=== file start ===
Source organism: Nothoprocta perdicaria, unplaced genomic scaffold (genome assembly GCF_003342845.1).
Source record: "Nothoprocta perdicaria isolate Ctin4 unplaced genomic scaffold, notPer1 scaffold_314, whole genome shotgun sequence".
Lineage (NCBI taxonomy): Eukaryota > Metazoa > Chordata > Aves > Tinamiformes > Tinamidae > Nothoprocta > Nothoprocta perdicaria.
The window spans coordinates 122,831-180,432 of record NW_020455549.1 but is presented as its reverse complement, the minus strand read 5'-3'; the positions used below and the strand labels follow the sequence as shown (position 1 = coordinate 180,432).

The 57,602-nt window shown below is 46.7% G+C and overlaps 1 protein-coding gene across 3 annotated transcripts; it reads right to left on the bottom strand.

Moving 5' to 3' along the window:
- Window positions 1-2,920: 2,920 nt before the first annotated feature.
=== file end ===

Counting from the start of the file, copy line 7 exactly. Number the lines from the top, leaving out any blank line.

- Window positions 1-2,920: 2,920 nt before the first annotated feature.